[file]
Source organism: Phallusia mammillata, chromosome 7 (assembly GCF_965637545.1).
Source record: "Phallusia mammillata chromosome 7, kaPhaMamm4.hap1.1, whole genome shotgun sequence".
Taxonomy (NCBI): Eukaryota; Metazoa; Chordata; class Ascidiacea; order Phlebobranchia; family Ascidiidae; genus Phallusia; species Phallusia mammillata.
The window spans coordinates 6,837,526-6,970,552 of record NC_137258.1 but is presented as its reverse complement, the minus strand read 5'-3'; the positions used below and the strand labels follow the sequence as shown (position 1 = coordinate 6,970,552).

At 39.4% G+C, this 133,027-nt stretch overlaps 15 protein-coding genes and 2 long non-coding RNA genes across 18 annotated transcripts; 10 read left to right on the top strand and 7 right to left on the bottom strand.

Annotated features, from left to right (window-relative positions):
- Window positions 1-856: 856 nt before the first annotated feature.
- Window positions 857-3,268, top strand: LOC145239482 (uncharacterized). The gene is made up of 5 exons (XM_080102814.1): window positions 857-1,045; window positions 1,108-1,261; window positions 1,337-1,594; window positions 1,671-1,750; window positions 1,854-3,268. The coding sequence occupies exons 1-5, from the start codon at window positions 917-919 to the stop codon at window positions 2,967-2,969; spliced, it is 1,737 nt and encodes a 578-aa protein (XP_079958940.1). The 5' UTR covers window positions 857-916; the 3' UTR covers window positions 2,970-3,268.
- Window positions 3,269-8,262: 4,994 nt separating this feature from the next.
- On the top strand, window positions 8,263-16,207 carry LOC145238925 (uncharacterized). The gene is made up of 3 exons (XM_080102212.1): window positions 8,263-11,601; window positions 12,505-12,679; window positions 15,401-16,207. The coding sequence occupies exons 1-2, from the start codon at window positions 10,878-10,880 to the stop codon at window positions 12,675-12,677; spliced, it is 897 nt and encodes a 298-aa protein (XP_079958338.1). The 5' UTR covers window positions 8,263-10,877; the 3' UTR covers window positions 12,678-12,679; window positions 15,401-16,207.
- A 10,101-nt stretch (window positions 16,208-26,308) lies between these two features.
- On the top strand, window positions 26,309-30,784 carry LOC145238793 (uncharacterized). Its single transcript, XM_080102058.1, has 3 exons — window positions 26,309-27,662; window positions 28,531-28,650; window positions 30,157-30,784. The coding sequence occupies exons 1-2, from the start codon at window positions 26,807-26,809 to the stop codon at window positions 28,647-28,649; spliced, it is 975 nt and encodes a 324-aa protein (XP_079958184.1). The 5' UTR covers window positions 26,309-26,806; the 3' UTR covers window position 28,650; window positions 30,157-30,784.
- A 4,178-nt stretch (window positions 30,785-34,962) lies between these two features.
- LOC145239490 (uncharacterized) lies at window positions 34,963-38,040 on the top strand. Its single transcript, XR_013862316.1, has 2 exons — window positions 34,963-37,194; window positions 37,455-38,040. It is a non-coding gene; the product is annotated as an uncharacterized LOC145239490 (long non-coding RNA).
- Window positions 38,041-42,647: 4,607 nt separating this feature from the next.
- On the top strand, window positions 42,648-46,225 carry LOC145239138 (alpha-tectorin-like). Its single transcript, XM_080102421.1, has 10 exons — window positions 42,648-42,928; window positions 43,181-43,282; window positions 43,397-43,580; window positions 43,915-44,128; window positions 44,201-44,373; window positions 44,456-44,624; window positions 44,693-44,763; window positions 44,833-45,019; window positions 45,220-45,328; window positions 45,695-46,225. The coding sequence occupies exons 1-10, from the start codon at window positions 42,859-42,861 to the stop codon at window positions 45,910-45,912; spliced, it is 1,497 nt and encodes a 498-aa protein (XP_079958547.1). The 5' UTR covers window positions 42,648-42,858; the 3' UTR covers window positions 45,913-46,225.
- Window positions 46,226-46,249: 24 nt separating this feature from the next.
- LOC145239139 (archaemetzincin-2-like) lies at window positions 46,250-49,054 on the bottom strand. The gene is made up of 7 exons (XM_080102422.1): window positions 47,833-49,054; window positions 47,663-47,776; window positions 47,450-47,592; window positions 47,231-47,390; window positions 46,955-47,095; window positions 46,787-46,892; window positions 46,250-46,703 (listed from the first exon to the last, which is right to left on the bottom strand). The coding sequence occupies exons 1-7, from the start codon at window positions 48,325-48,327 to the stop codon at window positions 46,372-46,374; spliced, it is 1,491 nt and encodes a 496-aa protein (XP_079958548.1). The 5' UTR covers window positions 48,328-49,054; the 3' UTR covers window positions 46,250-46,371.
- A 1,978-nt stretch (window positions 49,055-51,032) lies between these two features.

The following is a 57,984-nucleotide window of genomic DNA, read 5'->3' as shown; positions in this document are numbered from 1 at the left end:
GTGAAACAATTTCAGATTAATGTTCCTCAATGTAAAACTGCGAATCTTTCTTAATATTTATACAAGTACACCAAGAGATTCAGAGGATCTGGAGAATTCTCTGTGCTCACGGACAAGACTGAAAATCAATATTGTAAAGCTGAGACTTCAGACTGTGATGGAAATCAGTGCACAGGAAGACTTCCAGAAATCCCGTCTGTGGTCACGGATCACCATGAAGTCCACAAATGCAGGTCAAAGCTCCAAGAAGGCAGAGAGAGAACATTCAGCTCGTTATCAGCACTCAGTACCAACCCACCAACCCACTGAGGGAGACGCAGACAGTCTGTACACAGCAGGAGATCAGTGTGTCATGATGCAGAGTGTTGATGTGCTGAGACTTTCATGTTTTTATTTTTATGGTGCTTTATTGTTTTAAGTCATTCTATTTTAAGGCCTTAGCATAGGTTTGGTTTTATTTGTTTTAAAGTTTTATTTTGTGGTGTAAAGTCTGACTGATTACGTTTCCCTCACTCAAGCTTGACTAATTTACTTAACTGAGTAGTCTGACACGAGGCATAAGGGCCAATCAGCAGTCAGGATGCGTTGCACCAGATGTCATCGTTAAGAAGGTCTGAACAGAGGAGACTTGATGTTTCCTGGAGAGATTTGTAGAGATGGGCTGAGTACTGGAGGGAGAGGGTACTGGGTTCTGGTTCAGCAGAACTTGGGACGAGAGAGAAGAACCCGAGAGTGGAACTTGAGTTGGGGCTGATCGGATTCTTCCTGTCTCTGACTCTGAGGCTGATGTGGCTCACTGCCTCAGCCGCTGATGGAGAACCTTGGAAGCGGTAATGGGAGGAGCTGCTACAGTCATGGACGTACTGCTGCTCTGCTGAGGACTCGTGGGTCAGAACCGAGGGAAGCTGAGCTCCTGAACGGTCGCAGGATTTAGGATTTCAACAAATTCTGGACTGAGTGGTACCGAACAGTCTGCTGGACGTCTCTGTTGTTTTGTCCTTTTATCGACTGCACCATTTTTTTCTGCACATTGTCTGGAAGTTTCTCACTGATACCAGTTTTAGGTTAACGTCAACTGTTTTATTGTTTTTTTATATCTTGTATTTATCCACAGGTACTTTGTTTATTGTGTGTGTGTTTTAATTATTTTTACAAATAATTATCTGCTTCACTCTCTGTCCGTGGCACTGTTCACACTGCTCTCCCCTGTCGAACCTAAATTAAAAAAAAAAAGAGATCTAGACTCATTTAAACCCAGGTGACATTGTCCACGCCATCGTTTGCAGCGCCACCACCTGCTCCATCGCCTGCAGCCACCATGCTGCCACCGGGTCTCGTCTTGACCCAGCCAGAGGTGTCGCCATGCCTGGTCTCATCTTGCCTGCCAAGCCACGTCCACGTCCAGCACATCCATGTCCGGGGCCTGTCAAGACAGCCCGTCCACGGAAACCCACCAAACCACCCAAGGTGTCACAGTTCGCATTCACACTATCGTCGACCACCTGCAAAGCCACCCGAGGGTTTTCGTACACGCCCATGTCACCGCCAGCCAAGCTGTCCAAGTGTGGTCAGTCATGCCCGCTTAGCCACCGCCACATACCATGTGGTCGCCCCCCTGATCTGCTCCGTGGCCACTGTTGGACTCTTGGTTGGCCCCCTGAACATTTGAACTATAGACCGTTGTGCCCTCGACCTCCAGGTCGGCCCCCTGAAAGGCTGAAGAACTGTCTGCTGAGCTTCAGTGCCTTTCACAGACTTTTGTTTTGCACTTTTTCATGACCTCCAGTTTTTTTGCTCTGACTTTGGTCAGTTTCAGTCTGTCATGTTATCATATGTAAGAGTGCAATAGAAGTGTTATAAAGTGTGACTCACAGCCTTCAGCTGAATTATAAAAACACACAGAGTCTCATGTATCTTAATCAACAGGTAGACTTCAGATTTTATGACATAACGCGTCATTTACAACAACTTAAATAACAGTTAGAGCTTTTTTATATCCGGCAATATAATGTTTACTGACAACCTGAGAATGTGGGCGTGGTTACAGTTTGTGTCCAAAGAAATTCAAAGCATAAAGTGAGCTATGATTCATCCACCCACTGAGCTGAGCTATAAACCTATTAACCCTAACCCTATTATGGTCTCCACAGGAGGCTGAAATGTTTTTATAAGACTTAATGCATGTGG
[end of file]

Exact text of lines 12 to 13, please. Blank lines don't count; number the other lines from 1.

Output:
- On the top strand, window positions 26,309-30,784 carry LOC145238793 (uncharacterized). Its single transcript, XM_080102058.1, has 3 exons — window positions 26,309-27,662; window positions 28,531-28,650; window positions 30,157-30,784. The coding sequence occupies exons 1-2, from the start codon at window positions 26,807-26,809 to the stop codon at window positions 28,647-28,649; spliced, it is 975 nt and encodes a 324-aa protein (XP_079958184.1). The 5' UTR covers window positions 26,309-26,806; the 3' UTR covers window position 28,650; window positions 30,157-30,784.
- A 4,178-nt stretch (window positions 30,785-34,962) lies between these two features.